"Drift," by Nancy Ford Dugan

Nancy Ford Dugan

Nancy Ford Dugan

Nancy Ford Dugan lives in New York City and previously resided in Michigan, Ohio and Washington, DC. She has a Psychology degree, extensive musical training, a corporate job and an errant tennis forehand. Recently nominated for a Pushcart Prize, her short stories have appeared in over 20 publications, including Blue Lake Review, Cimarron Review, Passages North, The Minnesota Review, The Alembic, Euphony, Lullwater Review, Battered Suitcase, and The MacGuffin.


He drifts in and out. Beth and their daughter Erin are standing together at the bottom of his bed. They are talking to each other in a civil tone for once. He can’t quite make out the words.

Beth looks red-faced, bloated, wild-eyed, full of beans. Her blood pressure is no doubt soaring. He hears her bark every once in a while at the nurses when she thinks he needs something, anything, even attention. Beth has always given him attention. It must drive her crazy everyone else does not see a reason to give him their full attention, as she has for over thirty years. When they met in college, she was a slip of a girl with more nervous energy and smarts than he had. He senses her body getting larger and bursting out of her clothes, as he slips in and out of his haze from the pain meds and shrinks to the size she was when they met, the size Erin is now.

Erin looks as worried as her mother, but tries to smile brightly when she thinks he stirs.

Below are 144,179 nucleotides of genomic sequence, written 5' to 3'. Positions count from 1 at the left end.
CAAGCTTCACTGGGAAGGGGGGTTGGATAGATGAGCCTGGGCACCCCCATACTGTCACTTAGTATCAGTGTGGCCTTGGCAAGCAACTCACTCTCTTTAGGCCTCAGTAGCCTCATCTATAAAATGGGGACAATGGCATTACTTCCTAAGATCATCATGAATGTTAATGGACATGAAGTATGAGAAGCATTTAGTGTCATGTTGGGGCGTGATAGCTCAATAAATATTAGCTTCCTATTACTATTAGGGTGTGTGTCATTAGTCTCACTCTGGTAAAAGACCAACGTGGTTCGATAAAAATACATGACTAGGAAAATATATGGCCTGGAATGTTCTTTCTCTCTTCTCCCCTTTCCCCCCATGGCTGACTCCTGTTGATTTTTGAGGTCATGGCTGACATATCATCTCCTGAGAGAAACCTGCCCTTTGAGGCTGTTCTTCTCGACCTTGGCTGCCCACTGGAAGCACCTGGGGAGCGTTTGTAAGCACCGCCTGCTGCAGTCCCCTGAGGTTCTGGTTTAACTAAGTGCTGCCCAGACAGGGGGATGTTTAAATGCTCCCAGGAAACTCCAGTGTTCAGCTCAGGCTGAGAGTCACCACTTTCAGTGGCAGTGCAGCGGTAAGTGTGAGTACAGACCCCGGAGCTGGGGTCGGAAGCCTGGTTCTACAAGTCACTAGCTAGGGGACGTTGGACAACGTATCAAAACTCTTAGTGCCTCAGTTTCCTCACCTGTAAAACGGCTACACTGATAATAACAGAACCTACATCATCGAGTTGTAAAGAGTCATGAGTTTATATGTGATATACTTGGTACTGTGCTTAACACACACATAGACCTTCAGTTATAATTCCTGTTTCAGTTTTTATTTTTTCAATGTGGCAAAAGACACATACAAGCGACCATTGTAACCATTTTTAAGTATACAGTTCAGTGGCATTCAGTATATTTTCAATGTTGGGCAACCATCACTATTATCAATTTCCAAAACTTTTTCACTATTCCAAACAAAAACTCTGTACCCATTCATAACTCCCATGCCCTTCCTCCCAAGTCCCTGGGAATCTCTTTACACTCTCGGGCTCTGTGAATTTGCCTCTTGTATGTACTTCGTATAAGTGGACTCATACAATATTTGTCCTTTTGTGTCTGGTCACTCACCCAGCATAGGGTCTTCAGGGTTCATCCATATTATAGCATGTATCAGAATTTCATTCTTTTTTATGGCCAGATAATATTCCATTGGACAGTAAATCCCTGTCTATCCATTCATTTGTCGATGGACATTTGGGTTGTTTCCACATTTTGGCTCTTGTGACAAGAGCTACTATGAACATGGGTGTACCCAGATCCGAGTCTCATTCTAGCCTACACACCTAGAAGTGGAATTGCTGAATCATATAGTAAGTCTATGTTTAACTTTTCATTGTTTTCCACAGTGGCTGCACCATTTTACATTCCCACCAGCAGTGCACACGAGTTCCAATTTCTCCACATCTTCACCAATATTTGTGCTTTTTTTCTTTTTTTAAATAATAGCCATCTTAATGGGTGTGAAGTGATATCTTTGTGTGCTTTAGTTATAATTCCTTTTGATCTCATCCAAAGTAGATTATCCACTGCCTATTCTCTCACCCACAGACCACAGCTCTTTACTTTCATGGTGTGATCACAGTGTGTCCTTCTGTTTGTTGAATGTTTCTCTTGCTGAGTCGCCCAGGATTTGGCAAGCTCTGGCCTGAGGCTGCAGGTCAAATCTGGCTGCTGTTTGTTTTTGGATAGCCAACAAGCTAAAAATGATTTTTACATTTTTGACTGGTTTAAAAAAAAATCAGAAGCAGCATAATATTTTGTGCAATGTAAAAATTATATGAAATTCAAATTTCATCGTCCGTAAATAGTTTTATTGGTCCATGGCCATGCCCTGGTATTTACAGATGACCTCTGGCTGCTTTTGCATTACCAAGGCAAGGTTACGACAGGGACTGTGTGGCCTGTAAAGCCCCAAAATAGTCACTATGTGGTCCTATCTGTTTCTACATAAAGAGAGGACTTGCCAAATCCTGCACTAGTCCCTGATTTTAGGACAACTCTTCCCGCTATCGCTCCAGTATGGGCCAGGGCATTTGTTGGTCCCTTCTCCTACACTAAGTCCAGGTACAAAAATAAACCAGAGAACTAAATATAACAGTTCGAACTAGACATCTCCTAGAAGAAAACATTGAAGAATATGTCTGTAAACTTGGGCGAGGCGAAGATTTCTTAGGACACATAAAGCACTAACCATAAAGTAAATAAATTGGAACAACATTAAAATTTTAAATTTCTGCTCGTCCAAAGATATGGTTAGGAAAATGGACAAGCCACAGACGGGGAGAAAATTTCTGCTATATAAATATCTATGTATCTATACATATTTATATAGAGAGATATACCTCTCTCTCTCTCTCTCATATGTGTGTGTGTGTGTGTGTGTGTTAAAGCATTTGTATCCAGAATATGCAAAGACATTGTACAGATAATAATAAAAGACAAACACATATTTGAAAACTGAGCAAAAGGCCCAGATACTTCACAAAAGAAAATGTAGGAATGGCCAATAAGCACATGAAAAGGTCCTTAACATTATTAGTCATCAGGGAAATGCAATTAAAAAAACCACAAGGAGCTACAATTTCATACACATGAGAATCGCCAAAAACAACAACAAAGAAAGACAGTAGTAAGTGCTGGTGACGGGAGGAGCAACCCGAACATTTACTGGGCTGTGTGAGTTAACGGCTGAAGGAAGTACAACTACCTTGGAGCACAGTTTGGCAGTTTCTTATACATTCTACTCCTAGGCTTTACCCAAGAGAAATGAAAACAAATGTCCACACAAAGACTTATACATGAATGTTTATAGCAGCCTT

“Hi, Dad!” She says cheerily, too loudly; she was always too loud, grown-ups (particularly her mother), sternly requesting she pipe down. She has a lot to say and wants to be heard over her older, bigger, blonder, better-looking, better loved by their mother, brothers.

Erin amuses him, always has. She tries so hard, has his edgy wit, his bushy eyebrows (hers now plucked), his granite jaw. She’s all skin and bones as he is now, everything jutting out of her face, announcing her presence, too angular. She won’t keep quiet but is a softie more than her mother realizes. Or does Beth realize, he often wonders? In which case, her nonstop riding of Erin seems even crueler.

He won’t live to see Erin’s jaw soften, her fingers thicken, her career blossom, her opinions grow less extreme. He won’t meet her kids, if she has any, or see Beth depend on her and grow to appreciate her slightly more than she does now. He won’t be at Beth’s side when she’s in his condition, drifting in and out, but Erin will be, patting Beth’s hand and reassuring her in a surprisingly soothing, mellow-voiced tone. By then, Erin will have convinced herself that she no longer needs Beth’s approval; but since she will give up her career to care for her, it just won’t be true.

They both love him. He knows it. His sons love him too, admire him, but they just don’t have the stomach to watch him die. They are all fading from view now. He hears Beth say something to Erin about his baby blues. “Aren’t your father’s eyes the nicest shade of blue? He looks so handsome.” He thinks he hears Erin softly crying as she quietly says yes. Erin doesn’t think he looks handsome at this minute. She thinks he looks god-awful and dying. And it freaks her out when his arms spastically flail from the effects of the morphine. She realizes her mother loves him more than she can. Erin sees the flailing. Beth sees the baby blues.

Beth sees him as he was, the man she still loves, who will soon leave her with the daughter she does not love and the sons who will move as far away from Beth as possible. Erin will remain by her side, and when the time comes, bark at the nurses on Beth’s behalf.

But who will do this for Erin? He is suddenly too tired to contemplate this further. For now, he needs to close his eyes and get some rest. He will think about it tomorrow. Their voices fade, he feels the heaviness of the sheet touching his bones, he tries not to shift at all so it won’t hurt. It feels like fire when the cotton whisks against his skin. He is still. They are gone.